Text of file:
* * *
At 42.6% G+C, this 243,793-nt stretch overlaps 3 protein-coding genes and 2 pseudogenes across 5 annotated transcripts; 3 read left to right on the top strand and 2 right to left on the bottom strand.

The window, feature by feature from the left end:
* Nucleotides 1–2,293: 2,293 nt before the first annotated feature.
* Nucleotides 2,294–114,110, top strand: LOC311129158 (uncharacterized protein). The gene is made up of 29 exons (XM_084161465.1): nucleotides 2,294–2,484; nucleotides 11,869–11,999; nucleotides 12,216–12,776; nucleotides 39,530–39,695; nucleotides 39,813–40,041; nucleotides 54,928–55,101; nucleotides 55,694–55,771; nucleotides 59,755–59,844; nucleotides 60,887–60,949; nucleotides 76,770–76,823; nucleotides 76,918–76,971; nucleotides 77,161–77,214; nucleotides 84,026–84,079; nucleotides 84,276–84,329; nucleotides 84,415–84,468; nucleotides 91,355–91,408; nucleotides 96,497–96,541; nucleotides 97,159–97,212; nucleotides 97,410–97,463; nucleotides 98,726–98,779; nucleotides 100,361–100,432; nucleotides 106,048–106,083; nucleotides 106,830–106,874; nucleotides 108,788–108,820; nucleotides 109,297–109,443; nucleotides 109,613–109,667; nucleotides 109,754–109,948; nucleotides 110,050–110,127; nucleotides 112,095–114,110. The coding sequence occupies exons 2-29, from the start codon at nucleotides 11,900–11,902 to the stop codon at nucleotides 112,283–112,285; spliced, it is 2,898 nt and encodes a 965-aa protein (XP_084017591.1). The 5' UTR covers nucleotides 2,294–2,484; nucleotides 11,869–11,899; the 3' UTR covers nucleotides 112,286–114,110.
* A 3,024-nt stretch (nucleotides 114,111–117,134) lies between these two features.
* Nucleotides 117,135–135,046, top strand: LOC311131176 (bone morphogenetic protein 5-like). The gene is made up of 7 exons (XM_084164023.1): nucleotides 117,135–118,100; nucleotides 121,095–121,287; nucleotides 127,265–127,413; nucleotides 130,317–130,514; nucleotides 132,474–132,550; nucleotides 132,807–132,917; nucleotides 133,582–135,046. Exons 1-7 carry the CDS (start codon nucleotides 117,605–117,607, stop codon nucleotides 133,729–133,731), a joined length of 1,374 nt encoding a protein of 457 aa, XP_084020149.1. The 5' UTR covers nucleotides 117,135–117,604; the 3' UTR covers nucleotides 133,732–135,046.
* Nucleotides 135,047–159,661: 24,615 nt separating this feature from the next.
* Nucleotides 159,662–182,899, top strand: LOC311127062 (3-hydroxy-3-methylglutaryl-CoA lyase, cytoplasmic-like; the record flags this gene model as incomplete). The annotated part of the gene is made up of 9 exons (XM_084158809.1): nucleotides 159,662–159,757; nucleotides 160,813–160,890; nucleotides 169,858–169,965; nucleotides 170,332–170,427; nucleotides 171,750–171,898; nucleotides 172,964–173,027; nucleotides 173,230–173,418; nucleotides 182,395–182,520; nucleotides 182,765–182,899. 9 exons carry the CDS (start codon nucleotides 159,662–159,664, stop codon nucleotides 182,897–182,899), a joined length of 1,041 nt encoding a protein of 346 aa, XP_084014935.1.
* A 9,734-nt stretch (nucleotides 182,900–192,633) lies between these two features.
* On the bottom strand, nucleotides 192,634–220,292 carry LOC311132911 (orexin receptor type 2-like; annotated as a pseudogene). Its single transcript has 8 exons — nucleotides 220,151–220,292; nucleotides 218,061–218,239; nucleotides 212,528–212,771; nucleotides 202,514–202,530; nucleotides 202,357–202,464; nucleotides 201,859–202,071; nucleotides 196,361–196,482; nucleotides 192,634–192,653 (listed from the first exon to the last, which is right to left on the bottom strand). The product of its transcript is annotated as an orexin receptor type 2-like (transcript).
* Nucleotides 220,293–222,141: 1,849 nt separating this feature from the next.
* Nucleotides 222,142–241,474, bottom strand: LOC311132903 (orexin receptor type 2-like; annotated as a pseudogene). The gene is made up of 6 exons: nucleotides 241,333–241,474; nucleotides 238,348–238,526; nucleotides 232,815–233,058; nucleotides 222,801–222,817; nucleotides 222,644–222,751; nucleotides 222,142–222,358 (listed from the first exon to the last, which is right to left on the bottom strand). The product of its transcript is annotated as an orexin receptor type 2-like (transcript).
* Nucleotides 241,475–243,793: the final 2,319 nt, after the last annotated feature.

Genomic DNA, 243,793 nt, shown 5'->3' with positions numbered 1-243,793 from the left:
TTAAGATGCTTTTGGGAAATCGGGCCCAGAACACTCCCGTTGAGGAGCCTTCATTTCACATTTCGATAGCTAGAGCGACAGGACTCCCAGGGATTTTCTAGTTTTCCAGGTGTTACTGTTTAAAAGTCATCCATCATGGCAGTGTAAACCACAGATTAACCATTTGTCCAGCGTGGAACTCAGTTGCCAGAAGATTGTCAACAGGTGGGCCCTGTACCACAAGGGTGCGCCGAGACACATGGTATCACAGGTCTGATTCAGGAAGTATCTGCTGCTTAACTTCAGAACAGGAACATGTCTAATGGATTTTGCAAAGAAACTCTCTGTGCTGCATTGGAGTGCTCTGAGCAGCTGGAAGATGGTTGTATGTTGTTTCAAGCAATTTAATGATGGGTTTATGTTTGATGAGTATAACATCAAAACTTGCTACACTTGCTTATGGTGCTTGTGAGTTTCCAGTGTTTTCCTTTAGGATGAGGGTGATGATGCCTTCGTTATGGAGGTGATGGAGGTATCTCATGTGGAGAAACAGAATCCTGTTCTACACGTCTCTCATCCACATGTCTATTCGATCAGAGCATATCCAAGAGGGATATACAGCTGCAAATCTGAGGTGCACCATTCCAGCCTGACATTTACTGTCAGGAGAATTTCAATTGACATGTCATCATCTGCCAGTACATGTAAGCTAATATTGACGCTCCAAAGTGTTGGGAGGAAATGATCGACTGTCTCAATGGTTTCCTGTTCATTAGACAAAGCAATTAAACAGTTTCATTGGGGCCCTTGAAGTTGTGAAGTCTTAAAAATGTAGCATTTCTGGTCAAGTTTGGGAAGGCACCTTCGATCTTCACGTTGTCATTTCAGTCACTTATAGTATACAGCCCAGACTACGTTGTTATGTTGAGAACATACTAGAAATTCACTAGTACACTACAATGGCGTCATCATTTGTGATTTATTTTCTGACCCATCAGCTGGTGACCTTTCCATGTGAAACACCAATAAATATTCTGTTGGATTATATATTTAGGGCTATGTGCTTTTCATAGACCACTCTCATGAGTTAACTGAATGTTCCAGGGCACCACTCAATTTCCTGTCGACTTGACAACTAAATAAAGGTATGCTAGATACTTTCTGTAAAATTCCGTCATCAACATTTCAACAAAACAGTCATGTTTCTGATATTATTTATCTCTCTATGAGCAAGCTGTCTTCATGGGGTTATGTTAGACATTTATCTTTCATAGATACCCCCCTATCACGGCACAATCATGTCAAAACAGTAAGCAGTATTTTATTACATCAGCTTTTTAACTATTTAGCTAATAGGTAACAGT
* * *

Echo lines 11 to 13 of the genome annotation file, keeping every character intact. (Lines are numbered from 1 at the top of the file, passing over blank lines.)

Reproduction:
* Nucleotides 220,293–222,141: 1,849 nt separating this feature from the next.
* Nucleotides 222,142–241,474, bottom strand: LOC311132903 (orexin receptor type 2-like; annotated as a pseudogene). The gene is made up of 6 exons: nucleotides 241,333–241,474; nucleotides 238,348–238,526; nucleotides 232,815–233,058; nucleotides 222,801–222,817; nucleotides 222,644–222,751; nucleotides 222,142–222,358 (listed from the first exon to the last, which is right to left on the bottom strand). The product of its transcript is annotated as an orexin receptor type 2-like (transcript).
* Nucleotides 241,475–243,793: the final 2,319 nt, after the last annotated feature.